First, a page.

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Environmental Ethics

Volume 12, Issue 4, Winter 1990

Michael Martin
Pages 291-310
DOI: 10.5840/enviroethics199012426

Ecosabotage and Civil Disobedience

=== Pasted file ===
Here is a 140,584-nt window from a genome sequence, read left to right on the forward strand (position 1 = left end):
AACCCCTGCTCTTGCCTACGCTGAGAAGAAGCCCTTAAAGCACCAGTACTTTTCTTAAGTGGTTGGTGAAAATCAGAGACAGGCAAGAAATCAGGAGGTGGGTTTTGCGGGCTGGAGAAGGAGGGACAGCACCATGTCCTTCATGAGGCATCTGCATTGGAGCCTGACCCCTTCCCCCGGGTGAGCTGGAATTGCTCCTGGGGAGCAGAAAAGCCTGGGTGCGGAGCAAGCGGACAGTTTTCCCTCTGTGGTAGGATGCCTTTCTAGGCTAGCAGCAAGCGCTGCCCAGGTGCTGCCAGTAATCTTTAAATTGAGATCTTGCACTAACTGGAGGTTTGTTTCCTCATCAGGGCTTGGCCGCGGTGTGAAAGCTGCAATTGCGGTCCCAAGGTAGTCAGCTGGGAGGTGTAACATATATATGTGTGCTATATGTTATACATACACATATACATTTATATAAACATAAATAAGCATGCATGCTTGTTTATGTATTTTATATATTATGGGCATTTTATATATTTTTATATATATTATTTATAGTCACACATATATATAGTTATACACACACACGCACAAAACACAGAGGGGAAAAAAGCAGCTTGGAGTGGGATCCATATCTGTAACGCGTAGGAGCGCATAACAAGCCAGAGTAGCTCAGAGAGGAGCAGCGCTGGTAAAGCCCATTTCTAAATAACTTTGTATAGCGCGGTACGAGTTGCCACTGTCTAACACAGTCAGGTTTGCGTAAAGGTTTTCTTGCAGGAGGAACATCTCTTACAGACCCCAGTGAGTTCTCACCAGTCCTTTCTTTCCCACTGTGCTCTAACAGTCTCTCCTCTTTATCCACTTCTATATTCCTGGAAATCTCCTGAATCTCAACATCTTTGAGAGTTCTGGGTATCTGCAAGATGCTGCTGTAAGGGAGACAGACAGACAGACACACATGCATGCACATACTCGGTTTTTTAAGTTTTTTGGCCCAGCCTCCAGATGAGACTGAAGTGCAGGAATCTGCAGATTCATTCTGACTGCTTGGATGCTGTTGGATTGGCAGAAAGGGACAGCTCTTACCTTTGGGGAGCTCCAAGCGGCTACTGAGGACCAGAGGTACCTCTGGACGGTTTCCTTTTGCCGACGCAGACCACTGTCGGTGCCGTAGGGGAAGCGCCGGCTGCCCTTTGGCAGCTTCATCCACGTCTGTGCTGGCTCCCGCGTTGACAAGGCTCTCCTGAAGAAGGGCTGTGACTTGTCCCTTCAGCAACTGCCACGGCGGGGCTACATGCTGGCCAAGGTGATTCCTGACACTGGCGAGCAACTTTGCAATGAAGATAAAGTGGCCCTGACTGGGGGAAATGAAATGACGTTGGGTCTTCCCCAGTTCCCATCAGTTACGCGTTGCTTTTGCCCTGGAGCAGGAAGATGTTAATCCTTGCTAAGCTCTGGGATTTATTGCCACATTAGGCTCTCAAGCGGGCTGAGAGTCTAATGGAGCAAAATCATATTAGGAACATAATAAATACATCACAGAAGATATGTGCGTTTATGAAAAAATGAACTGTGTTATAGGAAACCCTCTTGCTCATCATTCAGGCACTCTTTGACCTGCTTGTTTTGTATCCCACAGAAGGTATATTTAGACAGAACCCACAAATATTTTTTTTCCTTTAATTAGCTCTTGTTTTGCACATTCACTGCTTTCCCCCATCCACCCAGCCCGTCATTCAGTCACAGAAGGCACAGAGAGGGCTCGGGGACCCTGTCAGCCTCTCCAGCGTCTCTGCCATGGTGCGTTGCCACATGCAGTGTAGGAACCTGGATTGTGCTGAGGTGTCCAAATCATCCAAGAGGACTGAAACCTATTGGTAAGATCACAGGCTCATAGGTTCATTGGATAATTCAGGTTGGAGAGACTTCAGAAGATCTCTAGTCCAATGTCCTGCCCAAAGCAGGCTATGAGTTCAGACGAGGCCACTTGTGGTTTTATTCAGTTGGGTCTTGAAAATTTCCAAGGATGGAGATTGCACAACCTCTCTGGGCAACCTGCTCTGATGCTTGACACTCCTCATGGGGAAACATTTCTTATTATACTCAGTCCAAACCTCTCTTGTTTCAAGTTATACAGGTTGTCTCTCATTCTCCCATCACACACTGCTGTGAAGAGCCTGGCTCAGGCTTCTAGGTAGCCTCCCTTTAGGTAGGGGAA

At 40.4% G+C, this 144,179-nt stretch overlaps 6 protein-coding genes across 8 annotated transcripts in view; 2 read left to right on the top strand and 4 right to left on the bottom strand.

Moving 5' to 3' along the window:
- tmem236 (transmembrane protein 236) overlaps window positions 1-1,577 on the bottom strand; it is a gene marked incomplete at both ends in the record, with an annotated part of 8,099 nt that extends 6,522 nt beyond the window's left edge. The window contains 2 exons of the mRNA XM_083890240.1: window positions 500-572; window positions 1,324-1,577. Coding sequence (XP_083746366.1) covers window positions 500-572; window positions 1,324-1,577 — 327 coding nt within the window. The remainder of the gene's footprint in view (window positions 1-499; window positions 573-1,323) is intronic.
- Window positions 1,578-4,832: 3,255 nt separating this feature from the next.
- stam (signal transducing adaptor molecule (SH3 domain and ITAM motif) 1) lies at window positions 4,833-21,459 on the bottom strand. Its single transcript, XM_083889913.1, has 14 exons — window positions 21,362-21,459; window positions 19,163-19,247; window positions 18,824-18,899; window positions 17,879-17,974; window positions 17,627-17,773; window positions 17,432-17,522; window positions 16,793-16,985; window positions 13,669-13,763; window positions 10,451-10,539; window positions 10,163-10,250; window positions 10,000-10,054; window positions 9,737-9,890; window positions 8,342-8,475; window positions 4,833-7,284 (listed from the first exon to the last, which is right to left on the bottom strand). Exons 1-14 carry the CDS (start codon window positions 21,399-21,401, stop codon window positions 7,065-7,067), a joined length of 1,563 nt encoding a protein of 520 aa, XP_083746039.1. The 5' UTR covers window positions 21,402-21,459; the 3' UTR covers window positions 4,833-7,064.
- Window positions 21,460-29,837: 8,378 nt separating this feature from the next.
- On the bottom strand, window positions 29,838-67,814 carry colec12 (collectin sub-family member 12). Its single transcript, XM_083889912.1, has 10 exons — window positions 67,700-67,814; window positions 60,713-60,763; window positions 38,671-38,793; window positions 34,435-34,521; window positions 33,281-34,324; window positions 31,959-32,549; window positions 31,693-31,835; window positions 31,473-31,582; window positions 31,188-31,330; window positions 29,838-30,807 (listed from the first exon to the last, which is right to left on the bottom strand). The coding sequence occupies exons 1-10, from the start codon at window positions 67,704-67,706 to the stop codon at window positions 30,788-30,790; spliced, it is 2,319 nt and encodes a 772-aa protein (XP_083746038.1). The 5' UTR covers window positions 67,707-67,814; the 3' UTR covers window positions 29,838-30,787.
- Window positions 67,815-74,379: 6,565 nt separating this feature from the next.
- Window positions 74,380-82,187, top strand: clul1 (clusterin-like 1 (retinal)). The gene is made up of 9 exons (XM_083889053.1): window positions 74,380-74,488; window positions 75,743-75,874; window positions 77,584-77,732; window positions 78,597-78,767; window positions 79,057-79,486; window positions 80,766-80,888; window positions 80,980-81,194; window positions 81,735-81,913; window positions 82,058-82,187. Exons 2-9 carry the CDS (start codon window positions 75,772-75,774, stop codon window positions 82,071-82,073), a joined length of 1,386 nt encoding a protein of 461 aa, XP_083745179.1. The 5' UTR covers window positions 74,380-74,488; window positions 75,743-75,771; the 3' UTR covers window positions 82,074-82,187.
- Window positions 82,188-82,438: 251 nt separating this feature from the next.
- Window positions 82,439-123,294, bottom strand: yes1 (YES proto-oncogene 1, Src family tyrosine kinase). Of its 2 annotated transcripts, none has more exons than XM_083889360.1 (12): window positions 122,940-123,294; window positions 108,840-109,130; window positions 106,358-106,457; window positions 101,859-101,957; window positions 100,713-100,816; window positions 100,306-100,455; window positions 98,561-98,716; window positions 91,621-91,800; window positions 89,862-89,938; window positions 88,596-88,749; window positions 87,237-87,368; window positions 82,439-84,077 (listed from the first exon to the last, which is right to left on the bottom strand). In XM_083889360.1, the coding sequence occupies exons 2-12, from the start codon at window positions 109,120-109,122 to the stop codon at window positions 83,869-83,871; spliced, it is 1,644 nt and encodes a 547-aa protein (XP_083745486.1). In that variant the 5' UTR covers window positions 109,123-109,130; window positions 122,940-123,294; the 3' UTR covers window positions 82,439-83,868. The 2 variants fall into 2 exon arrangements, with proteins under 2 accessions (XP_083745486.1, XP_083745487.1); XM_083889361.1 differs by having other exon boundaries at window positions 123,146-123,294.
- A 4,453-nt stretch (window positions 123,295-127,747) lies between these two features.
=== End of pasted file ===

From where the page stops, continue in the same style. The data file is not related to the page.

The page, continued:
I define ecosabotage and relate this definition to several well-known analyses of civil disobedience. I show that ecosabotage cannot be reduced to a form of civil disobedience unless the definition of civil disobedience is expanded. I suggest that ecosabotage and civil disobedience are special cases of the more general concept of conscientious wrongdoing. Although ecosabotage cannot be considered a form of civil disobedience on the basis of the standard analysis of this concept, the civil disobedience literature can provide important insights into the justification of ecosabotage. First, traditional appeals to a higher law in justifying ecosabotage are no more successful than they are in justifying civil disobedience. Second, utilitarian justifications of ecosabotage are promising. At present there is no apriori reason to suppose that some acts of ecosabotage could not be justified on utilitarian grounds, although such ecosaboteurs as Dave Foreman have not provided a full justification of its use in concrete cases.